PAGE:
About Your Teeth Can tooth decay affect infants? - About Your Teeth

Q & A's

Can tooth decay affect infants?


Yes! Tooth decay in infants and young children most often occurs in the upper front teeth, but also may affect other teeth. Parents may not realise that a baby’s teeth can decay soon after they first appear. The decay may even enter the underlying bone structure, which can hurt development of the permanent teeth. This problem is frequently caused by the feeding habits parents establish to manage behavioural problems. The condition is commonly referred to as baby bottle tooth decay. This decay is caused by long-term exposure of a child’s teeth to liquids containing sugars. When a child consumes a sugary liquid, acid attacks the teeth and causes decay. Some parent use such drinks as pacifiers in an attempt to settle the child. Prolonged ¬†exposure of the teeth to the sugary fluids may lead to extensive dental decay.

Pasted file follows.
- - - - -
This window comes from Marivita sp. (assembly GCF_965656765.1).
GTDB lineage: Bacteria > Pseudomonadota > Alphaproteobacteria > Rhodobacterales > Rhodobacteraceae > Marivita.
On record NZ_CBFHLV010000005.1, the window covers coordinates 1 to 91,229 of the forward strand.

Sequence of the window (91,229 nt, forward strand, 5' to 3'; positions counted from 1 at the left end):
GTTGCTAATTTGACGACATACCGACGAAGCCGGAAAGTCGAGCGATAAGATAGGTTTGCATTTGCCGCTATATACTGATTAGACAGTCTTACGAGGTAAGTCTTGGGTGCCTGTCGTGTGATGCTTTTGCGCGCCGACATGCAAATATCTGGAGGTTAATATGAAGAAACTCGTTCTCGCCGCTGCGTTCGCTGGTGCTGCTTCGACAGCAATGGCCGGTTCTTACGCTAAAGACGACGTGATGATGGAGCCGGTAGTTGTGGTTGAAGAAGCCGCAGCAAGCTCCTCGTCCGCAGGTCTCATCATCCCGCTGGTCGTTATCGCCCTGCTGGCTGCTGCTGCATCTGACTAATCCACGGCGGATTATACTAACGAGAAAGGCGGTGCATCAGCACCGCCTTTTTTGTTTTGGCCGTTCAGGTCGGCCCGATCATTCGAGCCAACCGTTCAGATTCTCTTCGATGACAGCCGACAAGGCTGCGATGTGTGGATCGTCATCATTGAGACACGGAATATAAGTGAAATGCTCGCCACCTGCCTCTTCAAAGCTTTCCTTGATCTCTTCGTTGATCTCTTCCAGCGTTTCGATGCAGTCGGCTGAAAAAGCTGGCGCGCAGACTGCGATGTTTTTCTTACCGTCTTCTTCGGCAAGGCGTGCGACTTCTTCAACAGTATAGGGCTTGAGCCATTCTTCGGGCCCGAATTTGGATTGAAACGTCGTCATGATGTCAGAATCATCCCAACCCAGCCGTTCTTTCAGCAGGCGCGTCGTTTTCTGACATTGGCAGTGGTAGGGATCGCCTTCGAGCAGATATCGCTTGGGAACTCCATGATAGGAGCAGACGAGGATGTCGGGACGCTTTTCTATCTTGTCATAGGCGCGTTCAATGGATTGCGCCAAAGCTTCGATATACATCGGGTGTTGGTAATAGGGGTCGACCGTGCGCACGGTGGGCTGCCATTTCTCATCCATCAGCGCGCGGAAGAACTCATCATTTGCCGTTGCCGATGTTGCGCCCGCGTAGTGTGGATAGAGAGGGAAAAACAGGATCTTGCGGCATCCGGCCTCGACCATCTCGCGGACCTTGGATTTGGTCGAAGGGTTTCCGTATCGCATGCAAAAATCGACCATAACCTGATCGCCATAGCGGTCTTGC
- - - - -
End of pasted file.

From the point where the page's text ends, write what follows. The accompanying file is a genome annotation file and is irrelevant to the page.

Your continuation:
Bottle caries is an extremely debilitating and painful condition and in many cases requires the removal of all of the babies teeth. It is important to ensure that similar habits are not continued with the eruption of the second, permanent teeth.

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